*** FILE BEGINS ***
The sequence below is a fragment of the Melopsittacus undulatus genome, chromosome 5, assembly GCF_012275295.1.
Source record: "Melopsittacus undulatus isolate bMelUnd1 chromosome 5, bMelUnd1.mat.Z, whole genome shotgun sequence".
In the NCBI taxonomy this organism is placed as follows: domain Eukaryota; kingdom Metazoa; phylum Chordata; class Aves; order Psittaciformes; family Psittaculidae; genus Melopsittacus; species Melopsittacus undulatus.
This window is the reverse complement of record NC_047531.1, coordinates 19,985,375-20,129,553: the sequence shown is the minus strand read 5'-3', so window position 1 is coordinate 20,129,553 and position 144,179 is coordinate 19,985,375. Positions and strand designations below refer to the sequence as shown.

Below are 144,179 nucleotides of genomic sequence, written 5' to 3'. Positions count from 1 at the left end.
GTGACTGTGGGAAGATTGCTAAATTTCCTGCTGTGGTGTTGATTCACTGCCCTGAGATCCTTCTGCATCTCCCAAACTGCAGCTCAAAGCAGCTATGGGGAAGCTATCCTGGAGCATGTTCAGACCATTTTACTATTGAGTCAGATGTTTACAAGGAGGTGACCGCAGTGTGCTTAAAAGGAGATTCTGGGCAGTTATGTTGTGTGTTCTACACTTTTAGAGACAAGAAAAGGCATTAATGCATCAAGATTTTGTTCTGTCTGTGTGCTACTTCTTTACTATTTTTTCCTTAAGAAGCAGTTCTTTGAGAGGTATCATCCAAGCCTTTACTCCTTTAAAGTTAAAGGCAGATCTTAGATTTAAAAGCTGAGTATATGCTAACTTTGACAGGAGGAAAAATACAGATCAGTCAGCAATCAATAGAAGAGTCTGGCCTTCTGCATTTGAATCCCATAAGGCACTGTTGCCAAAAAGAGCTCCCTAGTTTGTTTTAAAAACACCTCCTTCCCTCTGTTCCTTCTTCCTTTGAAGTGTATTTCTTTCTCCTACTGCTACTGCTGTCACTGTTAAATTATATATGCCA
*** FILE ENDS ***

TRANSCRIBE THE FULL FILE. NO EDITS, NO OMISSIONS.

The sequence below is a fragment of the Melopsittacus undulatus genome, chromosome 5, assembly GCF_012275295.1.
Source record: "Melopsittacus undulatus isolate bMelUnd1 chromosome 5, bMelUnd1.mat.Z, whole genome shotgun sequence".
In the NCBI taxonomy this organism is placed as follows: domain Eukaryota; kingdom Metazoa; phylum Chordata; class Aves; order Psittaciformes; family Psittaculidae; genus Melopsittacus; species Melopsittacus undulatus.
This window is the reverse complement of record NC_047531.1, coordinates 19,985,375-20,129,553: the sequence shown is the minus strand read 5'-3', so window position 1 is coordinate 20,129,553 and position 144,179 is coordinate 19,985,375. Positions and strand designations below refer to the sequence as shown.

Below are 144,179 nucleotides of genomic sequence, written 5' to 3'. Positions count from 1 at the left end.
GTGACTGTGGGAAGATTGCTAAATTTCCTGCTGTGGTGTTGATTCACTGCCCTGAGATCCTTCTGCATCTCCCAAACTGCAGCTCAAAGCAGCTATGGGGAAGCTATCCTGGAGCATGTTCAGACCATTTTACTATTGAGTCAGATGTTTACAAGGAGGTGACCGCAGTGTGCTTAAAAGGAGATTCTGGGCAGTTATGTTGTGTGTTCTACACTTTTAGAGACAAGAAAAGGCATTAATGCATCAAGATTTTGTTCTGTCTGTGTGCTACTTCTTTACTATTTTTTCCTTAAGAAGCAGTTCTTTGAGAGGTATCATCCAAGCCTTTACTCCTTTAAAGTTAAAGGCAGATCTTAGATTTAAAAGCTGAGTATATGCTAACTTTGACAGGAGGAAAAATACAGATCAGTCAGCAATCAATAGAAGAGTCTGGCCTTCTGCATTTGAATCCCATAAGGCACTGTTGCCAAAAAGAGCTCCCTAGTTTGTTTTAAAAACACCTCCTTCCCTCTGTTCCTTCTTCCTTTGAAGTGTATTTCTTTCTCCTACTGCTACTGCTGTCACTGTTAAATTATATATGCCA